3. Applications which are in legacy technologies or platforms (like mainframes), the effort and costs required to make them cloud native may be prohibitive and/or risky. Such candidates may be better suited to reside in existing environment. If there is indeed an attractive business case to re-engineer and to take those applications out of legacy platforms, then adopt cloud native application strategy.

  4. Applications which are expected to undergo more frequent changes, cloud native application strategy suits better.

  5. For applications for which will go through agile development process or DevOps process, cloud native application strategy suits better.

  6. Any new applications that are being freshly developed, cloud native application strategy suits better.

  7. When enterprises are undergoing a large scale applications movement to cloud, to mitigate risks in such large transformations, enterprises may be better off adopting a two phase approach. In phase one, move applications to cloud which are suitable to be hosted on cloud. In this way, enterprises benefit from using cloud infrastructures (on-demand, spend flexibility etc.) in phase one.  Once the applications stabilize on cloud hosted environments, in phase two, adopt a cloud native application strategy.

While cloud native application strategy is attractive in long term, the enterprises would have to leverage a combination of cloud native application strategy and cloud hosting application strategies as per specific needs and circumstances listed above.

Any comments/suggestions let me know.

October 28, 2017

Purposeful Enterprise -- some thoughts on shaping the enterprise of the future

Author: Sarang Shah, Principal Consultant

We are in the midst of an exciting stage in the evolution of the modern economy, where accelerating technological changes, highly networked world, demographic shifts and rapid urbanization are leading to a disruption that is not ordinary [1]. The effects of these disruptive changes are impacting the prime movers of our modern economy - the businesses' or corporations. In this blog post, I would like to share some of my thoughts and questions about the future of these prime movers.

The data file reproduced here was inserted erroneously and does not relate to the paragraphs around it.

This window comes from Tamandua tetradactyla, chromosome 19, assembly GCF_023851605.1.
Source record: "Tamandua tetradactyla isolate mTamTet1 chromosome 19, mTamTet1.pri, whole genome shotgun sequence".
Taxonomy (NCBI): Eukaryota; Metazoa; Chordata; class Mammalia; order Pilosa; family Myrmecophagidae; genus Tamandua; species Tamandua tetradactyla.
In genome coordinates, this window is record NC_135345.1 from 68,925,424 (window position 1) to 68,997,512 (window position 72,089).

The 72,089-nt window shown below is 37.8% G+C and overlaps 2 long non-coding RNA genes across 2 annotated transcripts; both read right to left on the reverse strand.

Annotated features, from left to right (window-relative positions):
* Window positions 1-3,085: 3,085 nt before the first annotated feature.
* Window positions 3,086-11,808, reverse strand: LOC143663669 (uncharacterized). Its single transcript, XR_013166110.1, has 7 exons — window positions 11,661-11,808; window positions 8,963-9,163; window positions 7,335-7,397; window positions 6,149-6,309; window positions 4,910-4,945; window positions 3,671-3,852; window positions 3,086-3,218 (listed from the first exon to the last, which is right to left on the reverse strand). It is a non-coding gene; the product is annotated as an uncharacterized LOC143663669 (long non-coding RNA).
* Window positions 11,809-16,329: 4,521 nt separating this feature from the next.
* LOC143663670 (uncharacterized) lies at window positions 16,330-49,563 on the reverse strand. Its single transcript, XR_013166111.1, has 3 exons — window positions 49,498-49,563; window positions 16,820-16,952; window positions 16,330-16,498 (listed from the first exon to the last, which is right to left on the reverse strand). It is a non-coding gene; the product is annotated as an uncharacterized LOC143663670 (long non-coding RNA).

Let us take a step back and talk about the corporation itself. What is a corporation? What is its relationship with the market? What determines its boundary, size and scope? Economists attempt to answer these questions using various approaches - I would like to specifically point out the idea of cost of market transactions or transaction costs as described in Ronald Coase's seminal work 'the nature of the firm'. Coase points out that 'people begin to organize their production in firms when the transaction cost of coordinating production through the market exchange, given imperfect information, is greater than within the firm' as illustrated in the diagram below.[2]


Recent technological advances like mobile, cloud, social media, internet of things, augmented reality, block chain, and many more are causing disintermediation and dematerialization at an unprecedented speed and scale. These technologies directly lead to decrease in the transaction costs that we mentioned above and hence they influence the nature of the corporation also. We see these changes manifesting themselves in new digital business models, unbundling of corporations and redrawing of industry boundaries e.g. a mobile company provides payment services, an e-commerce retailer provides credit facilities, and so on.

Along with the technological changes, we are also seeing demographic and behavioral shifts in our economy. For instance, today's customer is more demanding in terms of value they get from the product or service than in the past, as they have easier access and the ability to consult and compare between various products/services in the market as a result of technological advances. In fact, even regulations are also promoting behaviors that allow customers more choice - e.g. sharing of payments data by the banks (Open Banking, PSD2) or mobile phone number portability across network carriers. The same demographic and behavioral shifts that affect the customers also influence the staff employed by the enterprise. We are beginning to see large parts of the workforce are now digital natives, who have access to information and are networked like never before. I believe these shifts impact the way the enterprise functions and is architected.